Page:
Accounts receivable financing is an agreement that involves capital principal in relation to a company’s accounts receivables. Accounts receivable are assets equal to the outstanding balances of invoices billed to customers but not yet paid. Accounts receivables are reported on a company’s balance sheet as an asset, usually a current asset with invoice payment required within one year.
Accounts receivable are one type of liquid asset considered when identifying and calculating a company’s quick ratio which analyzes its most liquid assets:
Quick Ratio = (Cash Equivalents + Marketable Securities + Accounts Receivable Due within One Year) / Current Liabilities
As such, both internally and externally, accounts receivable are considered highly liquid assets which translate to theoretical value for lenders and financiers. Many companies may see accounts receivable as a burden since the assets are expected to be paid but require collections and can’t be converted to cash immediately. As such, the business of accounts receivable financing is rapidly evolving because of these liquidity and business issues. Moreover, external financiers have stepped in to meet this need.
Accounts receivable (AR) financing is a type of financing arrangement in which a company receives financing capital related to a portion of its accounts receivable. Accounts receivable financing agreements can be structured in multiple ways usually with the basis as either an asset sale or a loan.
Factoring. Factoring is the most common form of accounts receivable financing for smaller businesses. Under the factoring approach, the borrower sells its receivables to a factoring institution. The receivables are sold at a discount, where the discount depends on the quality of the receivables.
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Is Accounts Receivable Financing Right for Your Business?
Almost every small business owner who invoices customers has probably received a late payment at some point. In fact, nearly 60% of invoices are paid late. Invoice financing provider Fundbox estimated that if all invoices were paid on time, U.S. small businesses could collectively hire 2.1 million more employees, which would reduce U.S. unemployment by 27%.
Your business might be a good candidate for accounts receivable loans if you invoice business customers and are facing any of the following problems:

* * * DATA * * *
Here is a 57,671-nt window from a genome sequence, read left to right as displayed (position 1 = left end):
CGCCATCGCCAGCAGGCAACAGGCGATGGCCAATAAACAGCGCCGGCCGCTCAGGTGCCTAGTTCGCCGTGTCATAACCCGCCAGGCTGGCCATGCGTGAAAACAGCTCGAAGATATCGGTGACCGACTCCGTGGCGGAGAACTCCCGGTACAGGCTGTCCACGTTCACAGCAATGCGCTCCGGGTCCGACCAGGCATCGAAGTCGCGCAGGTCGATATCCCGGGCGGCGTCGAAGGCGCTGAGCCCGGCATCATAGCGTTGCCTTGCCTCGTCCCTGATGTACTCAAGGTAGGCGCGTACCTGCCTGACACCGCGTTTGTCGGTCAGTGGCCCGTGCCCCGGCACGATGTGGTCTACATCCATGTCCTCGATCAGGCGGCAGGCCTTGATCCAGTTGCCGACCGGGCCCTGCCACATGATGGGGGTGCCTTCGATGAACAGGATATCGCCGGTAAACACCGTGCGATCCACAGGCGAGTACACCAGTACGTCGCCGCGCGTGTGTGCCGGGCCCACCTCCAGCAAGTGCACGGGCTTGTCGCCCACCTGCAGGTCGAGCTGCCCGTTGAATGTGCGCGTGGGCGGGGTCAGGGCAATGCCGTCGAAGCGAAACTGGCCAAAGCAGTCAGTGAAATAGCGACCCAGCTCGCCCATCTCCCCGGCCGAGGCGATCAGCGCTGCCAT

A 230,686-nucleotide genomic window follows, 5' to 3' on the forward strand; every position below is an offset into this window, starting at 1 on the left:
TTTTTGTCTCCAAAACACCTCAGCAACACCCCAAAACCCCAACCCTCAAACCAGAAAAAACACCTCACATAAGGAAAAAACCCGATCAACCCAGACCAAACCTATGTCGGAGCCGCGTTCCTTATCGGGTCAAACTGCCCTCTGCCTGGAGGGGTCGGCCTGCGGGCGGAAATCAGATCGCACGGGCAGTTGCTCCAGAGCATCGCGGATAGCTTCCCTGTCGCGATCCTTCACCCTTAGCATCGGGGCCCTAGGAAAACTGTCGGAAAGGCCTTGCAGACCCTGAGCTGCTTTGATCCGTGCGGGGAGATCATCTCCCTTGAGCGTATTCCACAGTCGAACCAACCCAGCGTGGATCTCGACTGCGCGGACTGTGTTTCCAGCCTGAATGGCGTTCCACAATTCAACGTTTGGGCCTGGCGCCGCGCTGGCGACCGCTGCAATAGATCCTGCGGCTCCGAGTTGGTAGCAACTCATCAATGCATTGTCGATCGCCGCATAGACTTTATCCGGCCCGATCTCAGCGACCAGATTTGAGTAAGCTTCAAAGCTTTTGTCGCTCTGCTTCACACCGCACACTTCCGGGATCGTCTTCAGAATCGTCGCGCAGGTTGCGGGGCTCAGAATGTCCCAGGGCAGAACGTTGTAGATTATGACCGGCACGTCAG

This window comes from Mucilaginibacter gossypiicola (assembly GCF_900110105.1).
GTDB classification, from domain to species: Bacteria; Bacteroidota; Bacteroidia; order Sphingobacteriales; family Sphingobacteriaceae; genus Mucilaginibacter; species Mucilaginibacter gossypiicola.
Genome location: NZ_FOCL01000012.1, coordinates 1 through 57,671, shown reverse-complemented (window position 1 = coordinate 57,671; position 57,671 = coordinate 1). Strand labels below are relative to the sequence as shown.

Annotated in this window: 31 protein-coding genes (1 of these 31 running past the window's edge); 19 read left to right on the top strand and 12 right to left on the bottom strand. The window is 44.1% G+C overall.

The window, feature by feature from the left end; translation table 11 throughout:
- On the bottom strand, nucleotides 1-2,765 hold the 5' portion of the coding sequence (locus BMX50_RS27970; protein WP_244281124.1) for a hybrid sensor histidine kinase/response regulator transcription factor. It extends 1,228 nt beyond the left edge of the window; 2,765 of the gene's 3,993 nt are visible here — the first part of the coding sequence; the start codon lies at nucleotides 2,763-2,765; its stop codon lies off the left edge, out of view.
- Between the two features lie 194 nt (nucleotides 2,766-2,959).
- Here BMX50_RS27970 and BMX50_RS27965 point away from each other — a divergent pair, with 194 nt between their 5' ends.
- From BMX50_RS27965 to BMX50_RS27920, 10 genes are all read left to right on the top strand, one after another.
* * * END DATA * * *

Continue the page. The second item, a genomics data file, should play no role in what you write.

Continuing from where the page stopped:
- Short-term cash flow shortage
- Cannot meet seasonal demands
- You see a business opportunity but don’t have the cash reserves to capitalize on it
- You need to pay your employees, suppliers, or regular bills while awaiting invoice payments
- You want to reinvest in your business or make improvements
- Your supplier is offering a temporary discount that you want to take advantage of
- You want to hire additional employees to grow your business or fill a seasonal need
In simplest terms, accounts receivable loans provide your business with immediate, flexible cash that you can use for any of your business needs.
This is especially important for businesses that invoice customers for large amounts of money and don’t receive payment for a long time. This might happen with multi-phase contracts, corporate clients, or government contracts.
A business line of credit or business credit card can sometimes tide you over when If you face a cash flow problem. But you might not be able to qualify for an affordable line of credit, or the credit limit might not be high enough on your business credit card. In those cases, accounts receivable financing can be a good option.
Accounts Receivable Financing: Pros and Cons
There are a lot of reasons to use accounts receivable financing to fund your small business. But not every loan product works for every business. Accounts receivable financing is essentially short-term financing, so it can be expensive or simply the wrong choice for certain businesses. Make sure you weigh the pros and cons before going forward.
You’ll notice the last point on our list was featured as both a positive and a negative. Depending on the reliability of your customers and their financial histories, this might be a negative (higher interest rate) or a positive (easy loan approval, low-interest rate). When the cost of accounts receivable financing gets converted to an APR, it comes to around 13% to 60%, but the harder the lender thinks collecting the invoice will be, the higher the APR will be.
For a business with a mediocre financial history, accounts receivable financing might be their best option. Some businesses won’t be able to qualify for traditional bank loans but will be able to qualify for accounts receivable financing.